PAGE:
Inserting this expression for (​Mu​)​ into Eqn.​ ​3,​ one has:   ​(​Ms​)​ ​ ​=​ ​
​{​ ​[​ ​(​c​)​ ​(​h-BAR)​ ​/​ ​(2​G​)​ ​]​ ​[​ ​(137.036)​ ​/​ ​(​Me​)^(1/2)​ ​]​ ​[​ ​(​ ​G​ ​Me​ ​Me​ ​)​ ​/​ ​(​ ​K​ ​Qe​ ​Qe​ ​)​ ​]​ ​}^(2/3)​;
NOTE:​ ​ ​the “^(2/3)​” at the end means that one squares​ ​the entire expression and then
calculates the​ ​cube-root​ ​of the result.
Using numeric values, c = 2.9979 x 10^(10) cm/sec, h-BAR = 1.0546 x 10^(-27), G = 6.673 x 10^(-8) cm^3 / gram.sec^2, (Me) = 9.1094 x 10^(-28) gram, and [K Qe Qe] = 2.3071 x 10^(-19) (^3)/sec^2 ;  one calculates that
(​Ms​)​ ​=​ ​4.0543​ ​x​ ​10^(-25)​ ​gram.
NOTE:​ this mass is somewhere between that of two pi-mesons and one pi-meson:  it’s the
theoretical mass of the “cosmological system” in Sternglass’s model whose system-radius [Rs] is equal to the radius of a photon which contains the same amount of energy;  i.e., the system’s so-called “Compton-radius” [Rc].
One can now use Eqn.​ ​2​b to calculate this radius:
(Rc​)​ ​=​ ​(​Rs​)​ ​=​ ​ ​[​ ​h-BAR​ ​]​ ​/​ ​[​ ​(​c​)​ ​(​Ms​} ]​ ​ ​=
[1.0546×10^(-27)​ ​]​ ​/​ ​[​ ​(2.9979×10^(10)​ ​cm/sec)​ ​x​ ​(4.0543​ ​x​ ​10^(-25)​ ​gram)​ ​]  =  ​ ​8.677​ ​x​ ​10^(-14)​ ​cm.
Note​ ​#1:​ ​ this is very close to the measured “radius of the proton”, which many teams of experimental physicists have determined, by a variety of methods, to be somewhere in the neighborhood of between approx. 8.42 x 10^(-14) cm and 8.97 x 10^(-14) cm [Ref.​ ​3].
Note​ ​#2:​ ​ by this method, one calculates the numeric value [8.677 x 10^(-14) cm] in a
“semi-classical” way, from Sternglass’s model, using none of the fiendishly difficult maths for which quantum mechanics is famous.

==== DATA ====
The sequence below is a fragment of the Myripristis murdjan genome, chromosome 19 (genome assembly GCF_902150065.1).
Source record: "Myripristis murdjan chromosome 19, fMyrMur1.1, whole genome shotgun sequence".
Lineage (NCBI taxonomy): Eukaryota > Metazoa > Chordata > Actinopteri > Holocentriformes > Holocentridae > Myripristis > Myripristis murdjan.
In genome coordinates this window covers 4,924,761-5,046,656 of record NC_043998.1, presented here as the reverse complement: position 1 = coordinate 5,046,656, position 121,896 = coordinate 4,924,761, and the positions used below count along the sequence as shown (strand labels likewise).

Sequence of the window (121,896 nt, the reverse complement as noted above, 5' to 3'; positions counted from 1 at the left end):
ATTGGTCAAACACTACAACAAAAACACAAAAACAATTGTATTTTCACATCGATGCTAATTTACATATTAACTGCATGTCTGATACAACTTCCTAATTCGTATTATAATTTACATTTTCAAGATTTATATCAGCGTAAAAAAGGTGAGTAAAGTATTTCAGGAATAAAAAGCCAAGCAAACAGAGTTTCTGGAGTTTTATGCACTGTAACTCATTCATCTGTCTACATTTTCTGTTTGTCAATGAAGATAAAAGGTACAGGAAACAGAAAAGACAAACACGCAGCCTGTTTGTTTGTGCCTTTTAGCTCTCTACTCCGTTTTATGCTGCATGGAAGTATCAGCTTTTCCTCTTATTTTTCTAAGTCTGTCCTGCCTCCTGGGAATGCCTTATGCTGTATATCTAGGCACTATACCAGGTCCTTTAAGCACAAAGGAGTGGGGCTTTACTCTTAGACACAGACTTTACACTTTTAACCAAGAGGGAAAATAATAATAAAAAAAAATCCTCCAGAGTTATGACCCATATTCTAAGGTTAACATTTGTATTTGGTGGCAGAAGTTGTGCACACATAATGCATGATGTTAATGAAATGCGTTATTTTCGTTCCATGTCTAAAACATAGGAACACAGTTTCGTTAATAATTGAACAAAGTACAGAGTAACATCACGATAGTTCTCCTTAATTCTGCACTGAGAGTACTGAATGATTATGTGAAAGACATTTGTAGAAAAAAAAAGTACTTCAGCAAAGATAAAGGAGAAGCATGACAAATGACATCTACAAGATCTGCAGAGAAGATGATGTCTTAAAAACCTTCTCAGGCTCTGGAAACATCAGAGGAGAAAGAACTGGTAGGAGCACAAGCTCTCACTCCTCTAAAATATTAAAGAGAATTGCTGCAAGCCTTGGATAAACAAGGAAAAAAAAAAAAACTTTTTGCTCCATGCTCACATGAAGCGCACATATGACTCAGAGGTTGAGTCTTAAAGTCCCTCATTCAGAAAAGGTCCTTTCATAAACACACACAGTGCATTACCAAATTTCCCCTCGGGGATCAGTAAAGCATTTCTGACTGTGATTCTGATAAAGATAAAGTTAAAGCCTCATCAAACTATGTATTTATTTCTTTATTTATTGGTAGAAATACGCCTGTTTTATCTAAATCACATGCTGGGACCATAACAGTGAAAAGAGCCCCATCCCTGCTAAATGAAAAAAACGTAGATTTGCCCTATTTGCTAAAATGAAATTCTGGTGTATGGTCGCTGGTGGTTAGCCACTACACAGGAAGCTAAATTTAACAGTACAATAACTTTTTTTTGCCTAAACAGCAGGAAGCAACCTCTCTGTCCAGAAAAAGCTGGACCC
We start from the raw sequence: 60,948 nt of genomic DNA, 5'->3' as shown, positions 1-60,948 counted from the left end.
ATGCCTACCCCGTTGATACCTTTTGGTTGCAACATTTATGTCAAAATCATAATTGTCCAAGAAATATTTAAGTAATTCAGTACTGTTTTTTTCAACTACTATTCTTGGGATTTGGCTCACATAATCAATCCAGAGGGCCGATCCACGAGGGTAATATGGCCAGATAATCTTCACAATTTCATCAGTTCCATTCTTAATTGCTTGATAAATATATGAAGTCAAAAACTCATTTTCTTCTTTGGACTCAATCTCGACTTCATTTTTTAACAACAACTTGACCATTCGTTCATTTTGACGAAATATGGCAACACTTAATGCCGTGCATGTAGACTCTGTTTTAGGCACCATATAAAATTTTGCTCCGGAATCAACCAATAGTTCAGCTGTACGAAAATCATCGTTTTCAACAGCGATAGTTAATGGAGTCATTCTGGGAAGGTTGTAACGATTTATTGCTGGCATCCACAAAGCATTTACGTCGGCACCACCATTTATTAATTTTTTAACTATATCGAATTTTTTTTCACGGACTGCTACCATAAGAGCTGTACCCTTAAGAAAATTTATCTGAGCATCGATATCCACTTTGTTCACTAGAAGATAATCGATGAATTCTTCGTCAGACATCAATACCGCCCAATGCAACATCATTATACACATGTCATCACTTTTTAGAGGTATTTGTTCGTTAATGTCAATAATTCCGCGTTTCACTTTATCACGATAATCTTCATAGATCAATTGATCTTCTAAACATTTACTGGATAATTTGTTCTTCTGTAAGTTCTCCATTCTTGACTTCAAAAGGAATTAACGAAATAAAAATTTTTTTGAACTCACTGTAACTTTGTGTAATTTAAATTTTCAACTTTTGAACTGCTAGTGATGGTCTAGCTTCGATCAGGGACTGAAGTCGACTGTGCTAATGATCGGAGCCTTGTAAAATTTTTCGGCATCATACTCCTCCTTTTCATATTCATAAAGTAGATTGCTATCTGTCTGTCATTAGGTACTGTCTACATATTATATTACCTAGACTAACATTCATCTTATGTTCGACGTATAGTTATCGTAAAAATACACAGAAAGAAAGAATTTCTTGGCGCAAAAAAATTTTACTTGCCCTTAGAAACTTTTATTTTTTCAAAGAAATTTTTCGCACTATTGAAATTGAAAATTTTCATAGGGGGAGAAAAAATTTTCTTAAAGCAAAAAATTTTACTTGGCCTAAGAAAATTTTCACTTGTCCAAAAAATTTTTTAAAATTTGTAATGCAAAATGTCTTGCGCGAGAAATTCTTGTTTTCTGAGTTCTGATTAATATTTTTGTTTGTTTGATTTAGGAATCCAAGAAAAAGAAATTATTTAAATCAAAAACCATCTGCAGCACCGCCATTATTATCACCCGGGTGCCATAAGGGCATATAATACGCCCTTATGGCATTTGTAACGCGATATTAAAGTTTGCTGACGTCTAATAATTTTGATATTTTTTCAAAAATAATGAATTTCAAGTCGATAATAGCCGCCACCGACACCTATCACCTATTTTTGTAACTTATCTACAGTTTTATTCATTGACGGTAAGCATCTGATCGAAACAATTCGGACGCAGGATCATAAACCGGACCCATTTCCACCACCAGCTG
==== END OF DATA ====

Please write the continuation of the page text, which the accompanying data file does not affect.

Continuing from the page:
As for the calculated mass, (Ms) = 4.0543 x 10^(-25) gram:  WHAT MIGHT THIS BE ??
Well, in Sternglass’s model, the proton consists of four [4] electron-positron pairs, and an
unpaired positron at the center [p.250, Ref.​ ​1​].  Perhaps each of these 4 [four] pairs has a mass of approx. 4.0543 x 10^(-25) gram, and a radius of approx. 8.677 x 10^(-14) cm ??
Consider: 4 x [4.0543 x 10^(-25) gram] = 16.217 x 10^(-25) gram = 1.6217 x 10^(-24) gram,
which is almost the known mass of the proton !!  Perhaps the positron at the center provides the remaining mass ??
Perhaps the “proton-radius” which experiments determine to be approx. 8.7 x 10^(-14) cm  —{CODATA value is given as approx. 8.768 x 10^(-14) cm [Ref.​ ​20]​}—  might actually be measurements of the radius of this particular {[pun intended]} Sternglass cosmological system, whose COMPTON-radius [Rc]​ just happens to be equal to its SYSTEM-radius [Rs]​ ​??
Using only Sternglass’s model, and some of his numbers, one can solve two easy algebraic equations [Eqns. #1 and #2b, above] simultaneously, to calculate theoretical values for the mass and the radius of one of the four [4] electron-positron pairs which constitute most of the proton’s mass in Sternglass’s proton model. The​ ​calculated​ ​numeric​ ​value​ ​for radius given​ ​by​ ​this method​ ​is​ ​very​ ​near​ ​to​ ​that​ ​of​ ​the​ ​“proton-radius”​ —– as​ ​measured​ ​by​ ​many teams​ ​of​ ​experimental​ ​physicists during the past 50 years.​  One suspects the possibility​ ​that​ ​the​ ​experimenters​ might ​have​ ​been measuring​ ​the​ ​radius​ ​of​ ​one​ ​of​ ​the​ ​four​ ​ep-pairs assumed by Sternglass to be inside protons,​ ​rather​ ​than​ ​that​ ​of​ ​the​ ​entire​ ​proton.
Note that this numeric value [8.677 x 10^(-14)] is calculated with no reference to any of the fiendishly difficult mathematics for which quantum field theory is famous.

$$$$$$$$$$$ << END OF CHAPTER 4 >> $$$$$$$$$$$





  1. Pingback: REGARD-ING DR.STERNGLASS’s PROTON-MODEL | markcreekwater

  2. Pingback: REFERENCEs + APPENDIXs | markcreekwater

  3. Pingback: BOOK-TITLE: ?? WHAT ARE “QUARKs” ?? | markcreekwater

  4. Pingback: INTRODUCTIONs | markcreekwater


  6. Pingback: essay: PRIMER-FIELDs; + some STERNGLASS-GOLD | markcreekwater

  7. Pingback: THE ENTIRE BOOK — Essays re the Work of DR. ERNEST STERNGLASS + DR. MENAHEM SIMHONY | markcreekwater